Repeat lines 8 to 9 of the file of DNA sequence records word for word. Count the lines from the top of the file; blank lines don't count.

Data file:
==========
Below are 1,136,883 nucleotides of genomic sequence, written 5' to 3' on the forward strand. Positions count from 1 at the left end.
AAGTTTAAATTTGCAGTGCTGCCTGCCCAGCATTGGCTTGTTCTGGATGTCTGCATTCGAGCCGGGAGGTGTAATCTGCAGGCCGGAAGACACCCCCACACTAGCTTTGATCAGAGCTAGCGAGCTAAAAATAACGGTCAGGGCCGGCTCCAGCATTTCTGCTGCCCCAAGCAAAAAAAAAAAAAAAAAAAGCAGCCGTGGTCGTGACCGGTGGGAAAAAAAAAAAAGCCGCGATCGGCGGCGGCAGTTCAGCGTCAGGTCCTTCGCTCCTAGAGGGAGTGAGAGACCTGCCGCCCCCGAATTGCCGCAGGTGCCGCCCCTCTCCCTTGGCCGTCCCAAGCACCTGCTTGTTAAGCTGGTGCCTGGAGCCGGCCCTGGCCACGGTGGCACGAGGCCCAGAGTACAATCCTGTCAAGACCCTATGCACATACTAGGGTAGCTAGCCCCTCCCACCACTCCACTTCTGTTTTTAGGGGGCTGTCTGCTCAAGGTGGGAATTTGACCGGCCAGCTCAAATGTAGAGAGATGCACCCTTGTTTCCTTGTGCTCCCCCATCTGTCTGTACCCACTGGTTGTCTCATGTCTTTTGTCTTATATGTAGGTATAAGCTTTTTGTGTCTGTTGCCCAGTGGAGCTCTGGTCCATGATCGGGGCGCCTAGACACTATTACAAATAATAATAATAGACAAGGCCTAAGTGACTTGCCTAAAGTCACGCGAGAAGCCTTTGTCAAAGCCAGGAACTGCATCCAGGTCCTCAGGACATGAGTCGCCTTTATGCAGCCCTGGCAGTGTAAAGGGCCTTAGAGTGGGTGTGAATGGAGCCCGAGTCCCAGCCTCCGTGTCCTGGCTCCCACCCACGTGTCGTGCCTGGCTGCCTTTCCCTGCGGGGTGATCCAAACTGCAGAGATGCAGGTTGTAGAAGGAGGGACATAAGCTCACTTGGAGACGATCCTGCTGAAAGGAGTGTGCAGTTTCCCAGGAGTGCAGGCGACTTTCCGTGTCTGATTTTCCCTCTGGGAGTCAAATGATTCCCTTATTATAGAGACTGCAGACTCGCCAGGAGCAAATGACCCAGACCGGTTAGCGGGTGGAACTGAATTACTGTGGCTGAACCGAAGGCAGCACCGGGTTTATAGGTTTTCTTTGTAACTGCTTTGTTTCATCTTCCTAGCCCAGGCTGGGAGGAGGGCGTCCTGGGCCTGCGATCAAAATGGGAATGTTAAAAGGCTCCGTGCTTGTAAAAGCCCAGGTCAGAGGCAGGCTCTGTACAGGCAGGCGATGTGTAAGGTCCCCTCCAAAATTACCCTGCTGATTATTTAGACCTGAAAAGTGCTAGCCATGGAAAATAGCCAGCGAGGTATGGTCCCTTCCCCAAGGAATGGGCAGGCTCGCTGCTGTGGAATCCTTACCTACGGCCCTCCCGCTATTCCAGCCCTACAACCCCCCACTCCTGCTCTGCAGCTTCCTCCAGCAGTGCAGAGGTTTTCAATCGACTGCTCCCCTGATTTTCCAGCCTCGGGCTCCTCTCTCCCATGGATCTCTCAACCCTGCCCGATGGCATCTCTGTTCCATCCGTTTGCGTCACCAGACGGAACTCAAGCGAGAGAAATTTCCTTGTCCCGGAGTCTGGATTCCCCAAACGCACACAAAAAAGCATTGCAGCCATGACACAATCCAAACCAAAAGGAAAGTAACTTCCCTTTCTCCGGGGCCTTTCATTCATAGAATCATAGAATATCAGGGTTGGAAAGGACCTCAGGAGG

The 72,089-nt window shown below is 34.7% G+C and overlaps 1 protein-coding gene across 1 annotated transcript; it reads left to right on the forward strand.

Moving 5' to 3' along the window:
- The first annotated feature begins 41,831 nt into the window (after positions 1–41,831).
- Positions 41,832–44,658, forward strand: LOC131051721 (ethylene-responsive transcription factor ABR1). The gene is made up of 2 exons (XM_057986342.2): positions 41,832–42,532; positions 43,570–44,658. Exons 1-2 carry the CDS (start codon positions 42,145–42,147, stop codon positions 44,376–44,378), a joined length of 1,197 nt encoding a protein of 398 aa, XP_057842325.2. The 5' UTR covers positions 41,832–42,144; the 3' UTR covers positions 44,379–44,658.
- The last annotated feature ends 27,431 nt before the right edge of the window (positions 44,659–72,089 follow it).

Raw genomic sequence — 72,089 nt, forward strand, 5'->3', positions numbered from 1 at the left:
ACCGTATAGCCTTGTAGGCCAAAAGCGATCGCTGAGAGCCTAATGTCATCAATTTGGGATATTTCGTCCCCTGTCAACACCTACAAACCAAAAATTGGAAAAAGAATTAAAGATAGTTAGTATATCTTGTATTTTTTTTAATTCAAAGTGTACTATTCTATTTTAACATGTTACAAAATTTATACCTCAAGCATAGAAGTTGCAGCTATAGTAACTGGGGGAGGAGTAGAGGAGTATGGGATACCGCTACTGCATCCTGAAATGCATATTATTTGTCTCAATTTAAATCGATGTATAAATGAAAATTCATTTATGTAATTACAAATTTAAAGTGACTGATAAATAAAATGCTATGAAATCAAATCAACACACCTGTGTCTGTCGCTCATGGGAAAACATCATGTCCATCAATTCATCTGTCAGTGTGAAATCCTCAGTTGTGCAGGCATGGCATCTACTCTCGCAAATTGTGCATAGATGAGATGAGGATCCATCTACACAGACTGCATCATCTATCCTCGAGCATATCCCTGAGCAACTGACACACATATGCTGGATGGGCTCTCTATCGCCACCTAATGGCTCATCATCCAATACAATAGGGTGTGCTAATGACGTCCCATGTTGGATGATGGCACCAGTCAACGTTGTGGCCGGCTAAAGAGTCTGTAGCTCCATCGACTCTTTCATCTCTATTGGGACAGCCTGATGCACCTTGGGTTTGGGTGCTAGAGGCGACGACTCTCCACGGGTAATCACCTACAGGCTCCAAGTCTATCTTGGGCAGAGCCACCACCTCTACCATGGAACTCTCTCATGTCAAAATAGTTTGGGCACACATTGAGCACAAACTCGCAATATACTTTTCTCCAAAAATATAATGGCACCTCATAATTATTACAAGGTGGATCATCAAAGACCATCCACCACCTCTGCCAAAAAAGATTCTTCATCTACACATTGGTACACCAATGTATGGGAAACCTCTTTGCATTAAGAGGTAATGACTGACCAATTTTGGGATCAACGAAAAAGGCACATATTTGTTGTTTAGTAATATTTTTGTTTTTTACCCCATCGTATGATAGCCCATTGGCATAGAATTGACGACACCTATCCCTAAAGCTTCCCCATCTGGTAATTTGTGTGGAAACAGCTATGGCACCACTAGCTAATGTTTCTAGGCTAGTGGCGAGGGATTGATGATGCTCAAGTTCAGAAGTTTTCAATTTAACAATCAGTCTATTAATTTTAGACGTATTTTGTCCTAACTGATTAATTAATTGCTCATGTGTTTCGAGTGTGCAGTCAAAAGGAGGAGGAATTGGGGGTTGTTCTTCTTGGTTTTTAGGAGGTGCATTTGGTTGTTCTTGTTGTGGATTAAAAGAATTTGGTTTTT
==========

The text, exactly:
Raw genomic sequence — 72,089 nt, forward strand, 5'->3', positions numbered from 1 at the left:
ACCGTATAGCCTTGTAGGCCAAAAGCGATCGCTGAGAGCCTAATGTCATCAATTTGGGATATTTCGTCCCCTGTCAACACCTACAAACCAAAAATTGGAAAAAGAATTAAAGATAGTTAGTATATCTTGTATTTTTTTTAATTCAAAGTGTACTATTCTATTTTAACATGTTACAAAATTTATACCTCAAGCATAGAAGTTGCAGCTATAGTAACTGGGGGAGGAGTAGAGGAGTATGGGATACCGCTACTGCATCCTGAAATGCATATTATTTGTCTCAATTTAAATCGATGTATAAATGAAAATTCATTTATGTAATTACAAATTTAAAGTGACTGATAAATAAAATGCTATGAAATCAAATCAACACACCTGTGTCTGTCGCTCATGGGAAAACATCATGTCCATCAATTCATCTGTCAGTGTGAAATCCTCAGTTGTGCAGGCATGGCATCTACTCTCGCAAATTGTGCATAGATGAGATGAGGATCCATCTACACAGACTGCATCATCTATCCTCGAGCATATCCCTGAGCAACTGACACACATATGCTGGATGGGCTCTCTATCGCCACCTAATGGCTCATCATCCAATACAATAGGGTGTGCTAATGACGTCCCATGTTGGATGATGGCACCAGTCAACGTTGTGGCCGGCTAAAGAGTCTGTAGCTCCATCGACTCTTTCATCTCTATTGGGACAGCCTGATGCACCTTGGGTTTGGGTGCTAGAGGCGACGACTCTCCACGGGTAATCACCTACAGGCTCCAAGTCTATCTTGGGCAGAGCCACCACCTCTACCATGGAACTCTCTCATGTCAAAATAGTTTGGGCACACATTGAGCACAAACTCGCAATATACTTTTCTCCAAAAATATAATGGCACCTCATAATTATTACAAGGTGGATCATCAAAGACCATCCACCACCTCTGCCAAAAAAGATTCTTCATCTACACATTGGTACACCAATGTATGGGAAACCTCTTTGCATTAAGAGGTAATGACTGACCAATTTTGGGATCAACGAAAAAGGCACATATTTGTTGTTTAGTAATATTTTTGTTTTTTACCCCATCGTATGATAGCCCATTGGCATAGAATTGACGACACCTATCCCTAAAGCTTCCCCATCTGGTAATTTGTGTGGAAACAGCTATGGCACCACTAGCTAATGTTTCTAGGCTAGTGGCGAGGGATTGATGATGCTCAAGTTCAGAAGTTTTCAATTTAACAATCAGTCTATTAATTTTAGACGTATTTTGTCCTAACTGATTAATTAATTGCTCATGTGTTTCGAGTGTGCAGTCAAAAGGAGGAGGAATTGGGGGTTGTTCTTCTTGGTTTTTAGGAGGTGCATTTGGTTGTTCTTGTTGTGGATTAAAAGAATTTGGTTTTT